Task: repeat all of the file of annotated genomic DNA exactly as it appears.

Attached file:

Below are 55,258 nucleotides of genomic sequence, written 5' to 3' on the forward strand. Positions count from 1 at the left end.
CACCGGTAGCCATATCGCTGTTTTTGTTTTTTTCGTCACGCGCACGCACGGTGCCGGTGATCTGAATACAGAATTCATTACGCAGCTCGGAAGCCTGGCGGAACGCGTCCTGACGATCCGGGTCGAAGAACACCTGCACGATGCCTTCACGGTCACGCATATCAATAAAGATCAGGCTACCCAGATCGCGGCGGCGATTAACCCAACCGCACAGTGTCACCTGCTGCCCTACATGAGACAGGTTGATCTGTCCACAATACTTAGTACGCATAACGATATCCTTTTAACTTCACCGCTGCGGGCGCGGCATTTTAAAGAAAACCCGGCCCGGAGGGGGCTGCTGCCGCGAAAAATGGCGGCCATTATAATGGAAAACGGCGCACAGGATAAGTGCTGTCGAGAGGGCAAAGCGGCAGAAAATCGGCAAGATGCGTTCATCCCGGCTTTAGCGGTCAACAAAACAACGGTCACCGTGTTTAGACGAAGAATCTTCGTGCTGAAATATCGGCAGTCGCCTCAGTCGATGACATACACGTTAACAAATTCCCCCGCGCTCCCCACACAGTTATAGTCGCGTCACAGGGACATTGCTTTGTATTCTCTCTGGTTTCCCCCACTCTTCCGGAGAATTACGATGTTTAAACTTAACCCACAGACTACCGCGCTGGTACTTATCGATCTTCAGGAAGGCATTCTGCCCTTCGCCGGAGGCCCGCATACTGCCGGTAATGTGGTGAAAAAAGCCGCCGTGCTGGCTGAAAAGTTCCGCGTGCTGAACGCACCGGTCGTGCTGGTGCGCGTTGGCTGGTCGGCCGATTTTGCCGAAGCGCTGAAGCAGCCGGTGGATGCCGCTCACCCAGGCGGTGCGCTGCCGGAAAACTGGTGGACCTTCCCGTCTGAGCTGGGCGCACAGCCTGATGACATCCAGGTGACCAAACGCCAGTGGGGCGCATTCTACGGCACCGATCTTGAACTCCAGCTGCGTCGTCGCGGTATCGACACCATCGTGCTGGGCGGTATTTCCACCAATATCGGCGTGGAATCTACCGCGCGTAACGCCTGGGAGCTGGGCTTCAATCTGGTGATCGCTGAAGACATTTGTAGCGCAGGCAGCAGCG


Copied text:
Below are 55,258 nucleotides of genomic sequence, written 5' to 3' on the forward strand. Positions count from 1 at the left end.
CACCGGTAGCCATATCGCTGTTTTTGTTTTTTTCGTCACGCGCACGCACGGTGCCGGTGATCTGAATACAGAATTCATTACGCAGCTCGGAAGCCTGGCGGAACGCGTCCTGACGATCCGGGTCGAAGAACACCTGCACGATGCCTTCACGGTCACGCATATCAATAAAGATCAGGCTACCCAGATCGCGGCGGCGATTAACCCAACCGCACAGTGTCACCTGCTGCCCTACATGAGACAGGTTGATCTGTCCACAATACTTAGTACGCATAACGATATCCTTTTAACTTCACCGCTGCGGGCGCGGCATTTTAAAGAAAACCCGGCCCGGAGGGGGCTGCTGCCGCGAAAAATGGCGGCCATTATAATGGAAAACGGCGCACAGGATAAGTGCTGTCGAGAGGGCAAAGCGGCAGAAAATCGGCAAGATGCGTTCATCCCGGCTTTAGCGGTCAACAAAACAACGGTCACCGTGTTTAGACGAAGAATCTTCGTGCTGAAATATCGGCAGTCGCCTCAGTCGATGACATACACGTTAACAAATTCCCCCGCGCTCCCCACACAGTTATAGTCGCGTCACAGGGACATTGCTTTGTATTCTCTCTGGTTTCCCCCACTCTTCCGGAGAATTACGATGTTTAAACTTAACCCACAGACTACCGCGCTGGTACTTATCGATCTTCAGGAAGGCATTCTGCCCTTCGCCGGAGGCCCGCATACTGCCGGTAATGTGGTGAAAAAAGCCGCCGTGCTGGCTGAAAAGTTCCGCGTGCTGAACGCACCGGTCGTGCTGGTGCGCGTTGGCTGGTCGGCCGATTTTGCCGAAGCGCTGAAGCAGCCGGTGGATGCCGCTCACCCAGGCGGTGCGCTGCCGGAAAACTGGTGGACCTTCCCGTCTGAGCTGGGCGCACAGCCTGATGACATCCAGGTGACCAAACGCCAGTGGGGCGCATTCTACGGCACCGATCTTGAACTCCAGCTGCGTCGTCGCGGTATCGACACCATCGTGCTGGGCGGTATTTCCACCAATATCGGCGTGGAATCTACCGCGCGTAACGCCTGGGAGCTGGGCTTCAATCTGGTGATCGCTGAAGACATTTGTAGCGCAGGCAGCAGCG